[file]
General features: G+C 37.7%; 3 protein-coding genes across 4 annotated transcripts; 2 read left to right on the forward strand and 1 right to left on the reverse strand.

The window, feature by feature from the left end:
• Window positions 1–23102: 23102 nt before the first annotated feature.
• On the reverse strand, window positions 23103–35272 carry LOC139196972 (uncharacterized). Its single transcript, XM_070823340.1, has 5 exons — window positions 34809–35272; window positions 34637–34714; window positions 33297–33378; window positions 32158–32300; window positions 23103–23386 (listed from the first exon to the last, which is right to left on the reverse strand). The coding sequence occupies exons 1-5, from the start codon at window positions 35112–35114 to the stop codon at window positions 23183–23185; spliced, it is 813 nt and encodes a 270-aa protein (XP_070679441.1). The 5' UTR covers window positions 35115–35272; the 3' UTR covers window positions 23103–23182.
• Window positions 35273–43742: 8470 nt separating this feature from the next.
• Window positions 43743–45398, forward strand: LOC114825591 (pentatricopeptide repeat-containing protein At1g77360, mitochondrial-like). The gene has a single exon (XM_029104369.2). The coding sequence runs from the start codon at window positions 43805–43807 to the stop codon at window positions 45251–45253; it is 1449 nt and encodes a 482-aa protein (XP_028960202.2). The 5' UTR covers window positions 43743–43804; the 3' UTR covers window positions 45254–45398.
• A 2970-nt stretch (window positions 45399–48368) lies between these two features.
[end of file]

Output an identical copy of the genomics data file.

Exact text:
General features: G+C 37.7%; 3 protein-coding genes across 4 annotated transcripts; 2 read left to right on the forward strand and 1 right to left on the reverse strand.

The window, feature by feature from the left end:
• Window positions 1–23102: 23102 nt before the first annotated feature.
• On the reverse strand, window positions 23103–35272 carry LOC139196972 (uncharacterized). Its single transcript, XM_070823340.1, has 5 exons — window positions 34809–35272; window positions 34637–34714; window positions 33297–33378; window positions 32158–32300; window positions 23103–23386 (listed from the first exon to the last, which is right to left on the reverse strand). The coding sequence occupies exons 1-5, from the start codon at window positions 35112–35114 to the stop codon at window positions 23183–23185; spliced, it is 813 nt and encodes a 270-aa protein (XP_070679441.1). The 5' UTR covers window positions 35115–35272; the 3' UTR covers window positions 23103–23182.
• Window positions 35273–43742: 8470 nt separating this feature from the next.
• Window positions 43743–45398, forward strand: LOC114825591 (pentatricopeptide repeat-containing protein At1g77360, mitochondrial-like). The gene has a single exon (XM_029104369.2). The coding sequence runs from the start codon at window positions 43805–43807 to the stop codon at window positions 45251–45253; it is 1449 nt and encodes a 482-aa protein (XP_028960202.2). The 5' UTR covers window positions 43743–43804; the 3' UTR covers window positions 45254–45398.
• A 2970-nt stretch (window positions 45399–48368) lies between these two features.